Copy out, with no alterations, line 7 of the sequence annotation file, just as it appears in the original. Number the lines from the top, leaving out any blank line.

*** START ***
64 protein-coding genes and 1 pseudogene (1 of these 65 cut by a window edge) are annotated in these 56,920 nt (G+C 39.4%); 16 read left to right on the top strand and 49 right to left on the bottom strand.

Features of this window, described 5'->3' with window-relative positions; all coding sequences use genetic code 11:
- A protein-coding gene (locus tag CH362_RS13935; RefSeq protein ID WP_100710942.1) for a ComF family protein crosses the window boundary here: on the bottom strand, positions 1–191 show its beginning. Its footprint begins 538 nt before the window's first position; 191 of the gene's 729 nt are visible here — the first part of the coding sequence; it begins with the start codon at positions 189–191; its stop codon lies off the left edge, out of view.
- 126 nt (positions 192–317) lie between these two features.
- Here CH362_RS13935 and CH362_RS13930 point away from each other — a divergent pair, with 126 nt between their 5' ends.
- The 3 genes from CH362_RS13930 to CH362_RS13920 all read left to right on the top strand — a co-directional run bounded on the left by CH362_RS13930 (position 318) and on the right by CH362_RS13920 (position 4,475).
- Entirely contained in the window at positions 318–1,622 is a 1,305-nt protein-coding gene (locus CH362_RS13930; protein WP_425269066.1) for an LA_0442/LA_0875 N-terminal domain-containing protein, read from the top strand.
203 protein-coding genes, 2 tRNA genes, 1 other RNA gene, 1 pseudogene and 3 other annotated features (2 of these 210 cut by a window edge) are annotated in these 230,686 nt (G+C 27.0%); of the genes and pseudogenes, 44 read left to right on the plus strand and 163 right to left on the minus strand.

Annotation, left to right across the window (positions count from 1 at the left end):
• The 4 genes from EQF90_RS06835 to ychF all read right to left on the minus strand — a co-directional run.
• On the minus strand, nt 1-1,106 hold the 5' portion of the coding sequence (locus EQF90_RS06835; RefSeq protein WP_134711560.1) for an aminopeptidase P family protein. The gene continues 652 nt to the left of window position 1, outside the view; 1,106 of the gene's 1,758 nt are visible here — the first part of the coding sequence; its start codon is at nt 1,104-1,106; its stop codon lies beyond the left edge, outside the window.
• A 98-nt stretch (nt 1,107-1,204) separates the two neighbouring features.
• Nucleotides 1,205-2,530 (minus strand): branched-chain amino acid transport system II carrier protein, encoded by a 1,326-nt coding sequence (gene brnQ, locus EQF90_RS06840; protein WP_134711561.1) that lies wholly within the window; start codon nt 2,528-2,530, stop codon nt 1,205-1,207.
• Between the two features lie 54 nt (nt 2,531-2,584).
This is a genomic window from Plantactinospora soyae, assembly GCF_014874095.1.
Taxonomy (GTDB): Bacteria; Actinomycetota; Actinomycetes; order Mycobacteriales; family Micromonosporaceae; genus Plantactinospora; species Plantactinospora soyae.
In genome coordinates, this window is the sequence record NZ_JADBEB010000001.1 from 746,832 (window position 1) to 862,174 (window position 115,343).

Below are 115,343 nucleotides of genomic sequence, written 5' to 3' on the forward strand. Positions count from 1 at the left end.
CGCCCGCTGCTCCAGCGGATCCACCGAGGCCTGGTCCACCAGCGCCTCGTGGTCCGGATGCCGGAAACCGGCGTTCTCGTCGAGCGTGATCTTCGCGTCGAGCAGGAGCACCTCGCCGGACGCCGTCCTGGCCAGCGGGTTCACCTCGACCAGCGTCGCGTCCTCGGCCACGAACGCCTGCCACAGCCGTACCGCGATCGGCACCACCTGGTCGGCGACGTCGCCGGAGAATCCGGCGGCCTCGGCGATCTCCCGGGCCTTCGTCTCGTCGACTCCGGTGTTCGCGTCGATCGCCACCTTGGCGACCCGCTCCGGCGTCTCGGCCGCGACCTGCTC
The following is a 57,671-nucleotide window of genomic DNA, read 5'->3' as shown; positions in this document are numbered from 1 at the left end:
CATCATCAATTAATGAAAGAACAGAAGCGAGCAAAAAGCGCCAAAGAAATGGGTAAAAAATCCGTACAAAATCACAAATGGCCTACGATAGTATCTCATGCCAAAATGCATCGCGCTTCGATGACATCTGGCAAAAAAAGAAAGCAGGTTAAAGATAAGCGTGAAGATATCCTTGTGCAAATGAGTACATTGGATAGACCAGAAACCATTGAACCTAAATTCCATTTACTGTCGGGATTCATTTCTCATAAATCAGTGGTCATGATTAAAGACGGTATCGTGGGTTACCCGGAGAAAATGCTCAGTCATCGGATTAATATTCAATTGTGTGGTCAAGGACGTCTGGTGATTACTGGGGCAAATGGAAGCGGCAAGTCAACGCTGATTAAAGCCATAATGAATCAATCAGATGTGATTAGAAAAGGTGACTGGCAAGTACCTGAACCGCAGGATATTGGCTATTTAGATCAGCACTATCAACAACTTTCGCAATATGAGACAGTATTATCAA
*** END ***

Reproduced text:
- Entirely contained in the window at positions 318–1,622 is a 1,305-nt protein-coding gene (locus CH362_RS13930; protein WP_425269066.1) for an LA_0442/LA_0875 N-terminal domain-containing protein, read from the top strand.